(Editor's note: Investors should be aware of the risks in transacting in securities with limited liquidity, such as FOLGF. Falcon's Canadian and London listings, FO.V and FOG.L respectively, offer better liquidity.)
The market nearly gave up on Falcon. On July 1st, 2013 Falcon Oil and Gas Limited (OTCPK:FOLGF, FO.V, FOG.L) rejected a late request by Hess Corporation (NYSE:HES) for more time to Farm into their massive Beetaloo basin, Australia after they spent a cool US$80 million shooting seismic over the licences. Those "of little faith" began to doubt the management and whether they could go and get their own Farm in. Like the final scene in the World War II film "Ice Cold in Alex" Falcon's thirst for a better farm out deal was quenched with dramatic effect today. Very much "worth waiting for," Falcon's farm out announcement was almost a phoenix-from-the-flames type moment for stockholders as Origin Energy Limited (OTCPK:OGFGF, ORG.AU) and Sasol Limited (NYSE:SSL), two multi-billion dollar integrated oil companies agreed to carry Falcon for up to a staggering NINE wells and pay Falcon A$20 million (US$18.6 million) in cash in return for 35% each of licences EP-76, EP-98 and EP-117. For Philip O'Quigley, CEO and John Craven, Chairman, the farm in deal represents 100% vindication for their confidence in the acreage. My first article on Falcon (co-written with Dennis Beaudet - read here) gave an overview of the company from its Beetaloo acreage in Australia to the Karoo in South Africa and the Makó Trough in Hungary. In this article we will discuss today's farm out, the partners involved and the clear path to pre-development mapped out by the well programme therein.
A$200 million Farm Out with TWO massive partners
Australia's Origin Energy Limited and South Africa's Sasol will carry Falcon in a nine well programme structured to take the Beetaloo project towards commerciality. The farm in partners have the right to walk away under certain conditions, after each phase shown by the red broken line. What excites me about the deal is the fact that Falcon have chosen TWO massive partners in Origin and Sasol and the programme of wells is technically designed to test the two big known shales (the Velkerri and the Kyalla) for their ability to flow gas or liquids.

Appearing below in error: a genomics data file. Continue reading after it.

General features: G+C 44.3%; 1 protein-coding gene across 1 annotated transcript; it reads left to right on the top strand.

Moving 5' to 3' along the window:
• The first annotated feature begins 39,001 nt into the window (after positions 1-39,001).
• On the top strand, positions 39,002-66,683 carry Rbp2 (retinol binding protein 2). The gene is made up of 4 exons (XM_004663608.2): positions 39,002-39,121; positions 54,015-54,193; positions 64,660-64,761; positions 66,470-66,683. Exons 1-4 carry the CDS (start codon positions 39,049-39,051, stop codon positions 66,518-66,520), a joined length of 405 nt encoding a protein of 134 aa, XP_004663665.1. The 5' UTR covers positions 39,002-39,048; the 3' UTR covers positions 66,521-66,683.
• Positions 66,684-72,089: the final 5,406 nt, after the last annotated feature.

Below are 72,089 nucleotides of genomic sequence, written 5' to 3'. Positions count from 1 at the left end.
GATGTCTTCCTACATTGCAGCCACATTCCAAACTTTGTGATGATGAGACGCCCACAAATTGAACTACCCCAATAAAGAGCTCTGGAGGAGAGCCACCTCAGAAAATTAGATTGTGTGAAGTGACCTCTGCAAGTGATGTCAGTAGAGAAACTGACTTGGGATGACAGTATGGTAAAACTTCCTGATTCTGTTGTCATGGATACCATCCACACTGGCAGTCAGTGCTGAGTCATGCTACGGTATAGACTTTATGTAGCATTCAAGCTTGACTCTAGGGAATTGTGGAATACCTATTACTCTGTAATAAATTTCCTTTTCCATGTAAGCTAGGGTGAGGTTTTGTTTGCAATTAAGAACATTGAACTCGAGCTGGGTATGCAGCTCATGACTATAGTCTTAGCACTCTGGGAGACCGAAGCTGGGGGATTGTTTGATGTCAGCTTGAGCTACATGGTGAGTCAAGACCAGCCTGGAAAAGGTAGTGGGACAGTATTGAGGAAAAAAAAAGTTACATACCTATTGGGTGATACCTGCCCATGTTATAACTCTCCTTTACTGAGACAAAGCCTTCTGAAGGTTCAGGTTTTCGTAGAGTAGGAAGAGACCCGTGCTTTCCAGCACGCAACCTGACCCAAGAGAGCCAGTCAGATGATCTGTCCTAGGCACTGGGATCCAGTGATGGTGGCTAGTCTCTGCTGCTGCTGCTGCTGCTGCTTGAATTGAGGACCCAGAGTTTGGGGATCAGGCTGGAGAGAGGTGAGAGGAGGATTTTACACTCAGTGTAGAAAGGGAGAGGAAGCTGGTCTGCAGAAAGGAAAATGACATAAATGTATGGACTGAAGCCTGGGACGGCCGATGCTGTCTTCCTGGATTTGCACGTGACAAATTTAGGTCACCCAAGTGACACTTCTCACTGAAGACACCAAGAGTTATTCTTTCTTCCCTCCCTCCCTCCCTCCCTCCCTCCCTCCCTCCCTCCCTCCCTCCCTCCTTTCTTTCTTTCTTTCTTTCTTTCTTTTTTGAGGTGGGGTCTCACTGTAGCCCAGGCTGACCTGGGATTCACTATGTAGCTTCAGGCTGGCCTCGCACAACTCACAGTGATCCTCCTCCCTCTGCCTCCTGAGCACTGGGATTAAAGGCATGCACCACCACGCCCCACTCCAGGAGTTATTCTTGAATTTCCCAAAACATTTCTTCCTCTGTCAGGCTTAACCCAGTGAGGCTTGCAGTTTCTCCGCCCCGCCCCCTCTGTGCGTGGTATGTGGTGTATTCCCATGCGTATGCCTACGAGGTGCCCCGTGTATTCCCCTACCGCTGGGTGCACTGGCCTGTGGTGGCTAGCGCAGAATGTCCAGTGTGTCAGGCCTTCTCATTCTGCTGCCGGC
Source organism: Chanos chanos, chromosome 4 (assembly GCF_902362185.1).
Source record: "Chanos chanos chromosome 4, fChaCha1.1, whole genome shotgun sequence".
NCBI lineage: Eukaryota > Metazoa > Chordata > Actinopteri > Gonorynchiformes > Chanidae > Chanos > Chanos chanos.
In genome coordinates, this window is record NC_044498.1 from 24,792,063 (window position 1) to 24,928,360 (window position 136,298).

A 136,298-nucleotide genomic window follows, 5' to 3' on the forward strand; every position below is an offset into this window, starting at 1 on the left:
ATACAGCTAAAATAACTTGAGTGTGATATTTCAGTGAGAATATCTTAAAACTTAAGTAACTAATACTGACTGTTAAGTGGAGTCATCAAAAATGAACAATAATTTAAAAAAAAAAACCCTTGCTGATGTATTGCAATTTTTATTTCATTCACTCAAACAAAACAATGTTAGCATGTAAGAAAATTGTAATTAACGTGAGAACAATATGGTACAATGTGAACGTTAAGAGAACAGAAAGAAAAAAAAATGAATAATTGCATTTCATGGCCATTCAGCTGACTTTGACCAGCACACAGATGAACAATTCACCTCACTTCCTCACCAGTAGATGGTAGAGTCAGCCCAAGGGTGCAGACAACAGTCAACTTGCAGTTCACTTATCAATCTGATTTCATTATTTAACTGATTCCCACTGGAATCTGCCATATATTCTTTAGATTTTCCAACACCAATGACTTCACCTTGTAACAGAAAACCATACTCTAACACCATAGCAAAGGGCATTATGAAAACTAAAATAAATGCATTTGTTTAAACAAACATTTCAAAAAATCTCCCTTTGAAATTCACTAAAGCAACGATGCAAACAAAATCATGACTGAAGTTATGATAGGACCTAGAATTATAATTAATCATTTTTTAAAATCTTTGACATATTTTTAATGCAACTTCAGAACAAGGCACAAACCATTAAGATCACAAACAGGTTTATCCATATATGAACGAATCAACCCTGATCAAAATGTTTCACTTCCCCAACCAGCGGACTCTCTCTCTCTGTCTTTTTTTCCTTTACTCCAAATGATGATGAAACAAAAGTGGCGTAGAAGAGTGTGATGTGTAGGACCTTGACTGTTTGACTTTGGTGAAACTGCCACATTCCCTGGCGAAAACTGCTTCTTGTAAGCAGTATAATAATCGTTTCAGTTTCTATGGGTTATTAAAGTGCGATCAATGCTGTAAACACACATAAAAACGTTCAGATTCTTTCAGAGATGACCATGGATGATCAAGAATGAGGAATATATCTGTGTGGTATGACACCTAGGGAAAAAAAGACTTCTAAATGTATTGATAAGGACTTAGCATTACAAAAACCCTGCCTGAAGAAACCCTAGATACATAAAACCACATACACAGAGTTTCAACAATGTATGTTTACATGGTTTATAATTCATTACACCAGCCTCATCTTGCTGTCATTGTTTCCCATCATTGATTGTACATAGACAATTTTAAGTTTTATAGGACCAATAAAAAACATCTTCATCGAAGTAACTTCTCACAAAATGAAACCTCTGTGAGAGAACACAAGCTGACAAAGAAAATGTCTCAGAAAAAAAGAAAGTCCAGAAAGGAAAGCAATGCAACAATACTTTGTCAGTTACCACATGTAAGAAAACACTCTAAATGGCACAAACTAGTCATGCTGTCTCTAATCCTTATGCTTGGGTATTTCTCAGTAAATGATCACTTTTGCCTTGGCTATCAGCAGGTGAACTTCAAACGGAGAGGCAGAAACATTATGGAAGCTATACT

The first three vertical wells will aim to target the sweet spot of the Beetaloo Basin and find the thickest section of the shales. They will then drill a fourth vertical well which will be fracked. They will follow that up with a fifth well which will be the first fracked horizontal well. If this goes as hoped, the partners will embark on four more horizontal, fracked and 90 day flow-tested wells. By this stage the partners will have a pretty good view on the acreage and its potential for a major commercial development. The deal leaves Falcon with 30% which, if the exploration wells and flow test wells work out, is still a huge stake in a field aiming for commercial production. As Falcon is primarily explorer, they will probably look to cash out before or around the time of Final Investment Decision (FID) and let the big boys continue on with development and production. And when I say BIG….. Check out the stats on Sasol and Origin below:
- Market capitalization: US$ 35 billion (ZAR 381 billion)
- Exploration / Development: Sasol has mastered the Gas-to-Liquids (GTL) market, with integrated GTL facilities and projects in South Africa, Louisiana, Nigeria, Qatar, Uzbekistan, and British Columbia. The Group consists of an international energy cluster, a South African energy cluster, a chemical cluster and another business cluster which contains new tech developments and renewable energy segments.
Source: Sasol Limited company presentation
Sasol is right for the Beetaloo project because they can build pipelines and LNG plants and have the expertise to take the project right through development should the shales produce enough gas or liquids.
Origin Energy Limited
- Market capitalization: US$ 14.5 billion (A$ 16 billion)
- Exploration / Development: Bowen, Surat, Cooper, Eromanga basins in Central Australia, the Otway and Bass basins in Southern Australia, as well as interests in the Perth Basin in Western Australia and the Bonaparte Basin (Offshore Darwin) in the Northern Territory. Other exploration assets include New Zealand, Lao PDR, Thailand, Kenya and Vietnam. 6010 MW power generation and Queensland Coal Seam Gas APLNG plant coming on-stream in 2015
- Fully Integrated: 4.5 million electricity customers and A$ 2.9 billion in E&P assets
The APLNG- An Australian example of what Origin can bring to Beetaloo
The Australia Pacific Liquefied Natural Gas (APLNG) project is a Queensland based Coal Seam Gas (CSG) to Liquefied Natural Gas (LNG) project involving Origin, ConocoPhillips and China's Sinopec. The project area extends over an area of over 3.1 million acres and peak production is expected to reach 1.7 billion cubic feet (BCF) per day. Origin is operator of the project and have drilled more than 300 exploration / development wells to mature 2P reserves of approximately 14 trillion cubic feet (TCF).
Source: Origin Energy company presentation
Darwin - a world class LNG hub
Origin will operate the new Beetaloo partnership. The Beetaloo basin lies 600kms south of Darwin and has two Darwin-bound pipelines running through it as shown below. The Darwin LNG plant is operated by ConocoPhillips, who is a partner of Origin Energy on the APLNG project.